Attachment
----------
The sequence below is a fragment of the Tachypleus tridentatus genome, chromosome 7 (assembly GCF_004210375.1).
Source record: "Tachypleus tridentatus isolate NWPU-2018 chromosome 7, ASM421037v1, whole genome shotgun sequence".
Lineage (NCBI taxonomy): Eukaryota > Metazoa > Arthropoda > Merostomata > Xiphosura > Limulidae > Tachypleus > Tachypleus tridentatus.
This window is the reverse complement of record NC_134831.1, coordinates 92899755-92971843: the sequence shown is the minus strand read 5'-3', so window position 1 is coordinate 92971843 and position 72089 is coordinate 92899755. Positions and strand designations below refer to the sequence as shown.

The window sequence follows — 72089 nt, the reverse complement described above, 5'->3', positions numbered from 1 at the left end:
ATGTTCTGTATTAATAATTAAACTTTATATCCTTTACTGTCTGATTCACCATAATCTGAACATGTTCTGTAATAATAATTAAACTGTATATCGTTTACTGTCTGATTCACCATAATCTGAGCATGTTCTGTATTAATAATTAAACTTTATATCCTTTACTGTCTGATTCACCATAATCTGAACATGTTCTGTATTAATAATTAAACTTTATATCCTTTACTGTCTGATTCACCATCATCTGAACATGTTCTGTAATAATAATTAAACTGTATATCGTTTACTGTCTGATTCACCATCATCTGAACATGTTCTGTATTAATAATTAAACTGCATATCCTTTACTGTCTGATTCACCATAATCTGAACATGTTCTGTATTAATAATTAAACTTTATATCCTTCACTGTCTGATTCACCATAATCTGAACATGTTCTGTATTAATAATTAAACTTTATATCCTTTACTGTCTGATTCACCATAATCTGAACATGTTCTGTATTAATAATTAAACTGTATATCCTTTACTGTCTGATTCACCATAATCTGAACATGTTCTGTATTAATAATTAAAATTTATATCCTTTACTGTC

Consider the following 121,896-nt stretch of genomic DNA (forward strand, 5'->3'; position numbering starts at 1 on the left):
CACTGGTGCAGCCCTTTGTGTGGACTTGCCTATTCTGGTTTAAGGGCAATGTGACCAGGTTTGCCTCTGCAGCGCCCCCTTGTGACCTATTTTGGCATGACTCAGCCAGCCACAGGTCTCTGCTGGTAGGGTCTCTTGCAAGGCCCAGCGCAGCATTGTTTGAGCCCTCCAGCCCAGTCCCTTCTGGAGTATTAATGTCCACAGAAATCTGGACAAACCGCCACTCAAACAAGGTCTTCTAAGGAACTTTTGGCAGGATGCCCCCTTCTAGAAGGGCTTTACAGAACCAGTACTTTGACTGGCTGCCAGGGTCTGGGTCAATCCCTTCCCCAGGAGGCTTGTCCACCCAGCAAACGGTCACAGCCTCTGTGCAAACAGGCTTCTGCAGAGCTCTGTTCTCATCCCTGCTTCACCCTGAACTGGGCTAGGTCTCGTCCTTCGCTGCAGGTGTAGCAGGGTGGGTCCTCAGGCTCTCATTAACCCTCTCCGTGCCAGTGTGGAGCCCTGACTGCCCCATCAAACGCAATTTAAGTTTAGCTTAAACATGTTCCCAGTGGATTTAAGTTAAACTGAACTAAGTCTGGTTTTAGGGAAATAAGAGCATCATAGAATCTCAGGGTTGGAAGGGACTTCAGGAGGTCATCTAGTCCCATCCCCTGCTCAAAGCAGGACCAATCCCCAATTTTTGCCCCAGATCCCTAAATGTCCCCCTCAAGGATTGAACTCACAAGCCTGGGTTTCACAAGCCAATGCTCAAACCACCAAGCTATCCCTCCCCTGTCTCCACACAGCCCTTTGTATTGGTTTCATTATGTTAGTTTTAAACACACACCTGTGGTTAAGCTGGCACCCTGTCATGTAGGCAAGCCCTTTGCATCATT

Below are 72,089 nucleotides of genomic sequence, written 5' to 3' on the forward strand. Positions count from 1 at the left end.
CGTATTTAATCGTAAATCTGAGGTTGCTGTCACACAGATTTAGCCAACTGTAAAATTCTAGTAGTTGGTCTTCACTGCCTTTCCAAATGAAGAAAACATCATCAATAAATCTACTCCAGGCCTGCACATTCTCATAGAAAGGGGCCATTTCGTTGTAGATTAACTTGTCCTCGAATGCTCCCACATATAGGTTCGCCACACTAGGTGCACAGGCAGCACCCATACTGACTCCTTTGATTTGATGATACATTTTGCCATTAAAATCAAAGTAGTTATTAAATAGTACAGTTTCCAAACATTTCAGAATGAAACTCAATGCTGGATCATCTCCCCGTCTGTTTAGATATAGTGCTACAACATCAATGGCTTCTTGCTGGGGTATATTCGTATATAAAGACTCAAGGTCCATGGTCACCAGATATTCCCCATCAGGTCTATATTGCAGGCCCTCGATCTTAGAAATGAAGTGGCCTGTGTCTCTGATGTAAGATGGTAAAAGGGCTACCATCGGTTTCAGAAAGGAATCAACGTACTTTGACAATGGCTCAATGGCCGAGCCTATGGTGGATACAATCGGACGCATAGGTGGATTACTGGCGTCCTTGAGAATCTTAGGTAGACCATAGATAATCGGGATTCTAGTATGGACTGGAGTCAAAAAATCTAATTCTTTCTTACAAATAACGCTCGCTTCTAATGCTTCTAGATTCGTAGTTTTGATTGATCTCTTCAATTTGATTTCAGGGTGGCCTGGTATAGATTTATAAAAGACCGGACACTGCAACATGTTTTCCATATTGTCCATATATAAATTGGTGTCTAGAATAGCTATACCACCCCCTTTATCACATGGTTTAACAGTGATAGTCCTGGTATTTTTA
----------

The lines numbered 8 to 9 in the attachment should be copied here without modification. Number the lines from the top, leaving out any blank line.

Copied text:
CACTGGTGCAGCCCTTTGTGTGGACTTGCCTATTCTGGTTTAAGGGCAATGTGACCAGGTTTGCCTCTGCAGCGCCCCCTTGTGACCTATTTTGGCATGACTCAGCCAGCCACAGGTCTCTGCTGGTAGGGTCTCTTGCAAGGCCCAGCGCAGCATTGTTTGAGCCCTCCAGCCCAGTCCCTTCTGGAGTATTAATGTCCACAGAAATCTGGACAAACCGCCACTCAAACAAGGTCTTCTAAGGAACTTTTGGCAGGATGCCCCCTTCTAGAAGGGCTTTACAGAACCAGTACTTTGACTGGCTGCCAGGGTCTGGGTCAATCCCTTCCCCAGGAGGCTTGTCCACCCAGCAAACGGTCACAGCCTCTGTGCAAACAGGCTTCTGCAGAGCTCTGTTCTCATCCCTGCTTCACCCTGAACTGGGCTAGGTCTCGTCCTTCGCTGCAGGTGTAGCAGGGTGGGTCCTCAGGCTCTCATTAACCCTCTCCGTGCCAGTGTGGAGCCCTGACTGCCCCATCAAACGCAATTTAAGTTTAGCTTAAACATGTTCCCAGTGGATTTAAGTTAAACTGAACTAAGTCTGGTTTTAGGGAAATAAGAGCATCATAGAATCTCAGGGTTGGAAGGGACTTCAGGAGGTCATCTAGTCCCATCCCCTGCTCAAAGCAGGACCAATCCCCAATTTTTGCCCCAGATCCCTAAATGTCCCCCTCAAGGATTGAACTCACAAGCCTGGGTTTCACAAGCCAATGCTCAAACCACCAAGCTATCCCTCCCCTGTCTCCACACAGCCCTTTGTATTGGTTTCATTATGTTAGTTTTAAACACACACCTGTGGTTAAGCTGGCACCCTGTCATGTAGGCAAGCCCTTTGCATCATT

Below are 72,089 nucleotides of genomic sequence, written 5' to 3' on the forward strand. Positions count from 1 at the left end.